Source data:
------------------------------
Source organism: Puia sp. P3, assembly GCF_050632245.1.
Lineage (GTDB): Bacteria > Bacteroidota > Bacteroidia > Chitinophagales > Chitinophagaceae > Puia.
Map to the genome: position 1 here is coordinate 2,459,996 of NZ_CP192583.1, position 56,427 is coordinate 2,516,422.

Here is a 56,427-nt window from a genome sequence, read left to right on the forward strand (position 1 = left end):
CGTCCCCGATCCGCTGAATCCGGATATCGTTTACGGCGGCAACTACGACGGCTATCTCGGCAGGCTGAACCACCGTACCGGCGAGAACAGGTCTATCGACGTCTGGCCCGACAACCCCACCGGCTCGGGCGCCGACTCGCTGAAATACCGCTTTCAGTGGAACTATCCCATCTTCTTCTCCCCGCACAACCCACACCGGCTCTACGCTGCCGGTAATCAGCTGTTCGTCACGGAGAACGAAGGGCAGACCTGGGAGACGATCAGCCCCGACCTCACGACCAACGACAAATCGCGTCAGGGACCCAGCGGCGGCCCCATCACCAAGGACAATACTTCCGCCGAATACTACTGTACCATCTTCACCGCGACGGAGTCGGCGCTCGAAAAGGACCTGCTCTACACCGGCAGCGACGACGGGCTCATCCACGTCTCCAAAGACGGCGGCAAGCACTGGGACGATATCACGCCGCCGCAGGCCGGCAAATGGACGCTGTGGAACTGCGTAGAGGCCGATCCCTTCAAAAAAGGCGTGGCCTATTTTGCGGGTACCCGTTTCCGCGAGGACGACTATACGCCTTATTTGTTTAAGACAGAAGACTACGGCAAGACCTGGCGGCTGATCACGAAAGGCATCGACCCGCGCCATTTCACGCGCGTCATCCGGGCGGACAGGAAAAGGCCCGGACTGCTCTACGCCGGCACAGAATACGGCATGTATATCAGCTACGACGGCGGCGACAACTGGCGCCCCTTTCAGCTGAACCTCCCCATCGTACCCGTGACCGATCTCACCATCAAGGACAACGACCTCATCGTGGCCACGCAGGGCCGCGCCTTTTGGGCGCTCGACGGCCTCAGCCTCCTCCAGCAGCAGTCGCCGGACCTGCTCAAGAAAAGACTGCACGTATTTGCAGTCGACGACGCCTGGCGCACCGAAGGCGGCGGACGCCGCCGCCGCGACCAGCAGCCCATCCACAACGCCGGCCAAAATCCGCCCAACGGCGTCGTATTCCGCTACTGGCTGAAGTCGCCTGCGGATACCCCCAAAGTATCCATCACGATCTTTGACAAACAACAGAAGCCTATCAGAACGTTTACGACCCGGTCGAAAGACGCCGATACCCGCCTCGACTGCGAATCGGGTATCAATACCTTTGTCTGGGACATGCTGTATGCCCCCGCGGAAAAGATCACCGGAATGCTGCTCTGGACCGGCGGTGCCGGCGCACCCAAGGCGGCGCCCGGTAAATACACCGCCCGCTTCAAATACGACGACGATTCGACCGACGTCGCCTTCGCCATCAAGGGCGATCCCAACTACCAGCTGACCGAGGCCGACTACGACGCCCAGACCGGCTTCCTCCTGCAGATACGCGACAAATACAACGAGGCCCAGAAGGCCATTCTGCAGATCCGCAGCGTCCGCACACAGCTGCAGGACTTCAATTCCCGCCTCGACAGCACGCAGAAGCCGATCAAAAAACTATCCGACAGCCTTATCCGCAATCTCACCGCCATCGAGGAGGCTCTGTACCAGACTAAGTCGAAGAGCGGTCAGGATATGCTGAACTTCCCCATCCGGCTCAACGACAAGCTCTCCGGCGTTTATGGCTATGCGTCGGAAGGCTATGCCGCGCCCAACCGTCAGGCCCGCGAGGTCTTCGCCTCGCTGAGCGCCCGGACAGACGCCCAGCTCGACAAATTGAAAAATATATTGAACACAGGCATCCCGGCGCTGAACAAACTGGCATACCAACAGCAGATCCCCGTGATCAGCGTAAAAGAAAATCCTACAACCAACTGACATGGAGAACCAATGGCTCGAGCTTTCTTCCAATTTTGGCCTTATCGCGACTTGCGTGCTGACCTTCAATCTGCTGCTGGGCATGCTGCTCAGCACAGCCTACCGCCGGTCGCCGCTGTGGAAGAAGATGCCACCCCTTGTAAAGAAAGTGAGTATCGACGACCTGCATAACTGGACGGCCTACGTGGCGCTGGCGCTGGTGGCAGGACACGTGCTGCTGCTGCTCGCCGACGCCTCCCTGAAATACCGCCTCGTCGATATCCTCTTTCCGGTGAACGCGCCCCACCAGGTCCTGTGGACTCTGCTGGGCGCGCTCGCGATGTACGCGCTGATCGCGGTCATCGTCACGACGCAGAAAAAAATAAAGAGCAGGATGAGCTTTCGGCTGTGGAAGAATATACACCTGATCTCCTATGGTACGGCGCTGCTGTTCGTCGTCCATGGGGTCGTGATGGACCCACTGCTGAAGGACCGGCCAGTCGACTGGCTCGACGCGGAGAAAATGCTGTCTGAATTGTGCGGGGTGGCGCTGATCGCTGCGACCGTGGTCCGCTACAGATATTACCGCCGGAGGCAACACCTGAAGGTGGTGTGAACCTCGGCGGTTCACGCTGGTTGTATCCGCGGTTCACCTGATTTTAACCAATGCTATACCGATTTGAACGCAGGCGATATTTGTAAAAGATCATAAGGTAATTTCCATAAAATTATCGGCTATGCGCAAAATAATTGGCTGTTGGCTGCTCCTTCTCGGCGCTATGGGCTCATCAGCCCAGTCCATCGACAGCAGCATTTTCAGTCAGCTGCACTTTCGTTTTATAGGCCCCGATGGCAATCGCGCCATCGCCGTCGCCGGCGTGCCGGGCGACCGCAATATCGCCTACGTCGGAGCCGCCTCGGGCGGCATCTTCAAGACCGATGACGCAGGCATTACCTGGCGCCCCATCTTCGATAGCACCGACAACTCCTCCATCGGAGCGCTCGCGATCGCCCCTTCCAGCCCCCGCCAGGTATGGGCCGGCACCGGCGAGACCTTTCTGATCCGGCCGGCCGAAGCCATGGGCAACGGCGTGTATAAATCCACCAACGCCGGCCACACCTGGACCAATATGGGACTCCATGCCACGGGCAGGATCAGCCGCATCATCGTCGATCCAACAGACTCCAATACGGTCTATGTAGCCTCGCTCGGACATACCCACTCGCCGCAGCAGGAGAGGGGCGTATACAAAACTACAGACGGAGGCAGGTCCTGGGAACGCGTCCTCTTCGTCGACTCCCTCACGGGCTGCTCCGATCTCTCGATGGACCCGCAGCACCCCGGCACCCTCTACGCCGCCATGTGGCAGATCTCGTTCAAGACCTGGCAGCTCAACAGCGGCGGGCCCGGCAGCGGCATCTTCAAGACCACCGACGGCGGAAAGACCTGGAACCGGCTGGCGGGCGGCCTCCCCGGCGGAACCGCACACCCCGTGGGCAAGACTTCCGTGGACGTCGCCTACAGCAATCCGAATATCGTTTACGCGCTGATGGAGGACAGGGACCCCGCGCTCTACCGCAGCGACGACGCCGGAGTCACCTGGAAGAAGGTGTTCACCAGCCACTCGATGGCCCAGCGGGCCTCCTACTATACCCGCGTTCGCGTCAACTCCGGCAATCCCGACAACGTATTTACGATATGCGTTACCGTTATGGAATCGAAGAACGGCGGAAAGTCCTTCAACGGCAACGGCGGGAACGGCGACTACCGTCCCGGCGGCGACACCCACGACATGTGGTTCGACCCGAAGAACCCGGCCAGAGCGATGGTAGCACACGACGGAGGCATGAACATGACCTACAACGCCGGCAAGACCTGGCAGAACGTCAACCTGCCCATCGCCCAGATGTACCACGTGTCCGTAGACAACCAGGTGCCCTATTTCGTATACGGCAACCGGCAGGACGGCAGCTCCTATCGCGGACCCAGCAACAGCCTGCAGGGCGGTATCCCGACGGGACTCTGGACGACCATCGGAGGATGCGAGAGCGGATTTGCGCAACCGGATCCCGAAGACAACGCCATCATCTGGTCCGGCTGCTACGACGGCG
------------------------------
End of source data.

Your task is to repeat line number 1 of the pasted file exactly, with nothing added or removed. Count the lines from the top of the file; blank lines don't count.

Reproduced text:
Source organism: Puia sp. P3, assembly GCF_050632245.1.